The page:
Making a seemingly simple question not so simple

I wrote this post when I was in a pretty snarky mood the other night.  I was well aware that my writing caught my current mood a little too well and decided that I wasn’t going to post this, but then I read this article and changed my mind.  Sorry if it’s a little too much. 🙂

“Where are you from?”

One of the earliest things I learned when going abroad is how to “properly” answer this question.  Everybody gets this approximately a million times when they travel, and it should be an easy answer.  But one of the things that I learned, and I have come to notice far too often now, is how people from the US answer this, and people’s reactions to it.

“I’m from [insert specific state or city].”

I understand when people say California or Miami, but are you really that confident that the person you’re talking to will know where on earth Delaware is, when you both are currently in Malaysia?  This is probably a follow-up question when you say you are from the US, but I’d rather not assume that this is an appropriate answer that everybody will know.  Americans get a bad rap for being ignorant and not knowing much about other countries, like where they are on a map, so assuming (or looking like you’re assuming) that people from other countries should know all the states and cities in America because it’s “important” isn’t good.


“I’m from America.”

South America?  North?  We are called Americans (heck, I used it in an earlier sentence), but “America” is so much more than the United States.  I have seen many people react to this answer like the person saying it was trying to be a snob about it, when they really weren’t.  I also saw an interaction between two people in Cuba a few years ago, where an American girl was asking a guy from Cuba how something in Cuba was different than in America.  Completely innocently, the guy from Cuba asked which America she was referring to.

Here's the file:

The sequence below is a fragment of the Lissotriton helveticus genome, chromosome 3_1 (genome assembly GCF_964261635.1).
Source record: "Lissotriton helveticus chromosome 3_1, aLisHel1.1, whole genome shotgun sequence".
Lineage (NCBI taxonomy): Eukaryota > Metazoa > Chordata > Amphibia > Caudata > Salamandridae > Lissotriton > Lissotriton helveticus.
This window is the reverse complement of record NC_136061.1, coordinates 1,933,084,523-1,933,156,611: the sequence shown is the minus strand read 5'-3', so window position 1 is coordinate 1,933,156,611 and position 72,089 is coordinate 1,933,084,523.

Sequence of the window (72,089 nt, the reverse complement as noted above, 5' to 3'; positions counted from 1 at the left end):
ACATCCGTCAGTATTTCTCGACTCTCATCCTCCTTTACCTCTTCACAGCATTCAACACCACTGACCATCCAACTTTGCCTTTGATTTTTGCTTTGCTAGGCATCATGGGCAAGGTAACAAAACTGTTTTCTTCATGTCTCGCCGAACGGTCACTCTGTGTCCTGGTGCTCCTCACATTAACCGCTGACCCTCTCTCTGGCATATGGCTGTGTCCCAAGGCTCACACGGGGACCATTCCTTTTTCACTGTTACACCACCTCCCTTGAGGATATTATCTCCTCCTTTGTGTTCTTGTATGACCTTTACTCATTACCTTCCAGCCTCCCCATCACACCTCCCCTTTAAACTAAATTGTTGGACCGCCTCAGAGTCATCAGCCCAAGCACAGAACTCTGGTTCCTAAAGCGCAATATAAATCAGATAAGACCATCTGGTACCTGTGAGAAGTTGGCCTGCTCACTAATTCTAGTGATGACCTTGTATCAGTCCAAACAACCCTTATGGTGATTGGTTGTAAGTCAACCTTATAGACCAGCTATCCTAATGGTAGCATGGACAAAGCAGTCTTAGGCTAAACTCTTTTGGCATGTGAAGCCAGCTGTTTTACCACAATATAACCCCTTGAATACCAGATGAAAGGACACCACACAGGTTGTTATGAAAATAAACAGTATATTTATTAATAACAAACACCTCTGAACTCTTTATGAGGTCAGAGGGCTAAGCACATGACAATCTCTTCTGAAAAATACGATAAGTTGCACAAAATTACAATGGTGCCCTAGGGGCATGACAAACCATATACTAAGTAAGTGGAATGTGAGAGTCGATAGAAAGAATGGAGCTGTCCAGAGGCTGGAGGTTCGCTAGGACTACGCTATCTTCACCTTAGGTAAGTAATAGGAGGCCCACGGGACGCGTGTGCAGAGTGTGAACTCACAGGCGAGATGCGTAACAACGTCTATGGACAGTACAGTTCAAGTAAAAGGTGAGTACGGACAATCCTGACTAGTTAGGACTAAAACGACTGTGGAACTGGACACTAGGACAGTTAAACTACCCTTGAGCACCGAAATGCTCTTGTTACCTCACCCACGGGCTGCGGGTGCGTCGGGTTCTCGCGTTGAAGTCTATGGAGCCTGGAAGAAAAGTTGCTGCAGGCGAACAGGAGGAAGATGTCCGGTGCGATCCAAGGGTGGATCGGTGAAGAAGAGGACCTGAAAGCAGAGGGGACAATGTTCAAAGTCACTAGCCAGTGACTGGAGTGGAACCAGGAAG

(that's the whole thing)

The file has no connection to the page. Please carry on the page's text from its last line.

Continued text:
“I’m from Canada.”

No.  Just no.  Americans have a bad reputation abroad for many reasons (we’re too loud, travel in large groups, don’t travel enough, etc.).  And I know people that have told this lie as an experiment to see how others reacted to them (surprise, they got a better reaction as a “Canadian”).  But your best chance to prove that most Americans are decent human beings (assuming that you are a decent human being) is when you meet and get to know people from all over the world while traveling.  Please take advantage of those opportunities.  We need it.  Especially these days.

“I’m from the United States (or US).”

YES!  This is what I have learned to say any time I am out of the country.  Overall with this answer, people know exactly what you mean, where it is on a map and you don’t sound like an ignorant jerk to anybody.  Yay.

Every once in a while, you’ll get that person that rolls their eyes like Duh, of course you are and asks where in the US, but honestly, they probably would have done the same thing regardless of what you said.